Review by Frank Plowright
Joey Martin works as a proposition player at a Las Vegas casino. He’s paid a small sum to play at the poker tables. Anything he wins is his, but anything he loses has to be paid back. He’s good enough not to lose often, though. He’s biding his time building up a pot to finance his transition to bigger games, but one drunken late night bet brings inordinate complications into his life. He purchases 37 immortal souls. It transpires the celestial authorities take a very dim view of this, and Martin finds himself caught between a rock and a very soft place.
Writer Bill Willingham spent a year of real life doing Joey’s job, and has claimed elsewhere that much of the incidental detail is true. He sets up a clever plot that straddles a fine line in portraying Martin as likeable despite the shoddy manner in which he treats his girlfriend. Neither those above nor those below are keen that Joey keeps possession of his purchased souls, and each sends their representative to collect them, one large, male and brutal, the other alluring, female and brutal. Ploys used range from purchase to threat to seduction, but Martin’s experience as a poker player enables him to read tells, and when to hold out for more.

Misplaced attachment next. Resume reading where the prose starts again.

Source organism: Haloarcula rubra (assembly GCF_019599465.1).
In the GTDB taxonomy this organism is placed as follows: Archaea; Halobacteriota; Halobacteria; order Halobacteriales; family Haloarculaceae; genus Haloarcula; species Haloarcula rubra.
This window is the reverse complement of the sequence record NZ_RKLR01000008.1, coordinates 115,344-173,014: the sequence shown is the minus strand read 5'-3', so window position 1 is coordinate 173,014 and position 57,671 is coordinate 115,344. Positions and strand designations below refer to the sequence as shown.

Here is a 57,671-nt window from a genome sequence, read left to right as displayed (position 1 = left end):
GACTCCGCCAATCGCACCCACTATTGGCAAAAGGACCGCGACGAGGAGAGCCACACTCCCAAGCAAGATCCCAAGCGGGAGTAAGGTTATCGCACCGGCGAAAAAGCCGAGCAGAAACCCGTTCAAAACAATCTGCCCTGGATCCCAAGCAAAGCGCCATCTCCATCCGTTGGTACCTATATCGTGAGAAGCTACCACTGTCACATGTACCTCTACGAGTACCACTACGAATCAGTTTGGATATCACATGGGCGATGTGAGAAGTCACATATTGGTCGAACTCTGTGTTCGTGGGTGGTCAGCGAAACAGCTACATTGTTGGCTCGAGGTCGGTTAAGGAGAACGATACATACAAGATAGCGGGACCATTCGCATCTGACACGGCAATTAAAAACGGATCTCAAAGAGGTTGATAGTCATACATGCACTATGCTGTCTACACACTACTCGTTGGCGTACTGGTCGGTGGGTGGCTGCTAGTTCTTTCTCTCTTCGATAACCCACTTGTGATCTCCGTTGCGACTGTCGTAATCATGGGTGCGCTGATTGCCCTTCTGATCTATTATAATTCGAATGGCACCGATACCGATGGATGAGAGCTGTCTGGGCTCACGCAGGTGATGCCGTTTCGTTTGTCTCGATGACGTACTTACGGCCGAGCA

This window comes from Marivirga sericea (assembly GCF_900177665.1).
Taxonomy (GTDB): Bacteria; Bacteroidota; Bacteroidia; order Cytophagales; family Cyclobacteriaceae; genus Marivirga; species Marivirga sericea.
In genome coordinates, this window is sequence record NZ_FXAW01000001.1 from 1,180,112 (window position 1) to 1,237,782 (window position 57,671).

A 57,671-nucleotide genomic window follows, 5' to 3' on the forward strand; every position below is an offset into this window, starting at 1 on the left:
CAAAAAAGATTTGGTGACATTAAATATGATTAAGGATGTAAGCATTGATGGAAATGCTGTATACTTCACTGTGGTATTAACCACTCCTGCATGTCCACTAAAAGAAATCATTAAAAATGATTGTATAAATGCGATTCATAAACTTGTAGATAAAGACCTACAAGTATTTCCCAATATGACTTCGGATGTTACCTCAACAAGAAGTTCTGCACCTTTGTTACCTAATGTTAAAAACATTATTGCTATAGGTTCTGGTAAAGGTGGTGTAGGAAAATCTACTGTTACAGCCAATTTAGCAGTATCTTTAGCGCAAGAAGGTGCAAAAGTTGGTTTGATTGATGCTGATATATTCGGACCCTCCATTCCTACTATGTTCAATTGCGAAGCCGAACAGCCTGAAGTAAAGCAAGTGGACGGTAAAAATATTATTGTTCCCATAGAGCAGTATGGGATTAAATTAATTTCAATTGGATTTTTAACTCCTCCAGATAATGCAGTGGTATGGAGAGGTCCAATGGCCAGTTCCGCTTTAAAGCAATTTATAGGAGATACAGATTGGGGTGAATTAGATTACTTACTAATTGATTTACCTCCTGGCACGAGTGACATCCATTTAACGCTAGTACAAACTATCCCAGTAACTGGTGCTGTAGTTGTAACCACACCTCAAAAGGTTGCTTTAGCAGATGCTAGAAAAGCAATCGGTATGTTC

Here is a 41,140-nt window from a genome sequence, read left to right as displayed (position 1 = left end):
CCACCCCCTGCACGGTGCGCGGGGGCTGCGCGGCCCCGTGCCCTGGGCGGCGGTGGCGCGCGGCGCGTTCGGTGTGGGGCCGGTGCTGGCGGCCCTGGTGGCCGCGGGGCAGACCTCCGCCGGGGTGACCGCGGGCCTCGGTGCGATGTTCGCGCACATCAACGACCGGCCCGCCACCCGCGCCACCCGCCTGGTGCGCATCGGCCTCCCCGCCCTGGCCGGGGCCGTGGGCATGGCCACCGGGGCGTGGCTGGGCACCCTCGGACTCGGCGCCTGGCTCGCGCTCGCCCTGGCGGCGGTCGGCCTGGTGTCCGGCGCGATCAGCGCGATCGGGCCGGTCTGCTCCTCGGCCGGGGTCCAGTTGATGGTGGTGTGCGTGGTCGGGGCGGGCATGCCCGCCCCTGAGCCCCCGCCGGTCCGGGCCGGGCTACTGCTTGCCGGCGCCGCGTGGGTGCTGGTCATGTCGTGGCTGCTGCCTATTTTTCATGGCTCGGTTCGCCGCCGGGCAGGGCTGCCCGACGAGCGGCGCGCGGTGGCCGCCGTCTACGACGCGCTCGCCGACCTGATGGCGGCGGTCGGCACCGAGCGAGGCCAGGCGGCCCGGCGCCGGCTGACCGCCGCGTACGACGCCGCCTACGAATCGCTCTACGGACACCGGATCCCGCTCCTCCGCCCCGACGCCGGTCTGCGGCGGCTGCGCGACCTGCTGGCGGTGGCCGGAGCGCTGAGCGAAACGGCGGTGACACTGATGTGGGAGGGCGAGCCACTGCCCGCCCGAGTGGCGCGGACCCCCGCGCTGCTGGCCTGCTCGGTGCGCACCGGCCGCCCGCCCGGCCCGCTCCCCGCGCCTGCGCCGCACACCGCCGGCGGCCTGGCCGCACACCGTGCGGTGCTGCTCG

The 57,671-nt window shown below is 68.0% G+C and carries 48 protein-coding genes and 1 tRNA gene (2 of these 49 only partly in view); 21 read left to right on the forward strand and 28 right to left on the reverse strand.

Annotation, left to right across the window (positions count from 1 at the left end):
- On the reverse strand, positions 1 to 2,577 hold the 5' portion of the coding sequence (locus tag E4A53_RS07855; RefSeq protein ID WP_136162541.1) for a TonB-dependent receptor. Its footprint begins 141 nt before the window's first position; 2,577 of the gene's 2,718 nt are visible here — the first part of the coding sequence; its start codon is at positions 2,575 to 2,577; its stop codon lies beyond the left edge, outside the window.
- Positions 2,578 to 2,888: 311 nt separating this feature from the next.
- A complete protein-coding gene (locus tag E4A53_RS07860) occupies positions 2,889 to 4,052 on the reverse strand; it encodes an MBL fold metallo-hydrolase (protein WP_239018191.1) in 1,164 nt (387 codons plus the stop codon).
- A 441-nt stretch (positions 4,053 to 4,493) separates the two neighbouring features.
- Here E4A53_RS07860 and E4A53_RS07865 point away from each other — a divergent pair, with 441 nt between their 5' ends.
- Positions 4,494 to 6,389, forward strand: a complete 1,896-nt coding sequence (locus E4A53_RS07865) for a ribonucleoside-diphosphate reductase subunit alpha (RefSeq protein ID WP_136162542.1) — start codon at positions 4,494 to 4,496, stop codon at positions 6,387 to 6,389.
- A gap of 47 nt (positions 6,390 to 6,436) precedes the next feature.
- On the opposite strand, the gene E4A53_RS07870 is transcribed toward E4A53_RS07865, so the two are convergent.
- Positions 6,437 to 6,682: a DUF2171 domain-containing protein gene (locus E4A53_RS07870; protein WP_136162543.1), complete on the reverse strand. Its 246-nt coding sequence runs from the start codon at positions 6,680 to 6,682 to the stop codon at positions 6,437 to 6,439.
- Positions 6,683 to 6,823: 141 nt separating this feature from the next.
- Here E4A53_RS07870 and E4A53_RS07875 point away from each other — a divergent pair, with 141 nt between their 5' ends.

Willingham starts drawing this himself, but midway through the first chapter Paul Guinan takes over and completes the story. He has a somewhat static style, probably not helped by Ron Randall’s inking. It’s decently enough drawn, but everything seems posed.
There are moments here, but they don’t quite gel into a cohesive whole. The pacing is too leisurely to begin with, and then largely rushed into one great expository dump in the final chapter, where several good ideas are largely buried. There is, though, enough wit and charm to make this worth a glance.